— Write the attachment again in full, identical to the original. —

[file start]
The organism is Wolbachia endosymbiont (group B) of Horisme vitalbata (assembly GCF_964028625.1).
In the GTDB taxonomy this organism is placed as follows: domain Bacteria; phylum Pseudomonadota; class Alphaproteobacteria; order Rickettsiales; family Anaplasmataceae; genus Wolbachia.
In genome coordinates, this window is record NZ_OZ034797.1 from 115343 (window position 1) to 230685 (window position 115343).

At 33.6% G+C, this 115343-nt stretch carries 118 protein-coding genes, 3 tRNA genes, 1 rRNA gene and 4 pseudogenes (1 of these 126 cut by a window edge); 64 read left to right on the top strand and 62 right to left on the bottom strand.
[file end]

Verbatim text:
The organism is Wolbachia endosymbiont (group B) of Horisme vitalbata (assembly GCF_964028625.1).
In the GTDB taxonomy this organism is placed as follows: domain Bacteria; phylum Pseudomonadota; class Alphaproteobacteria; order Rickettsiales; family Anaplasmataceae; genus Wolbachia.
In genome coordinates, this window is record NZ_OZ034797.1 from 115343 (window position 1) to 230685 (window position 115343).

At 33.6% G+C, this 115343-nt stretch carries 118 protein-coding genes, 3 tRNA genes, 1 rRNA gene and 4 pseudogenes (1 of these 126 cut by a window edge); 64 read left to right on the top strand and 62 right to left on the bottom strand.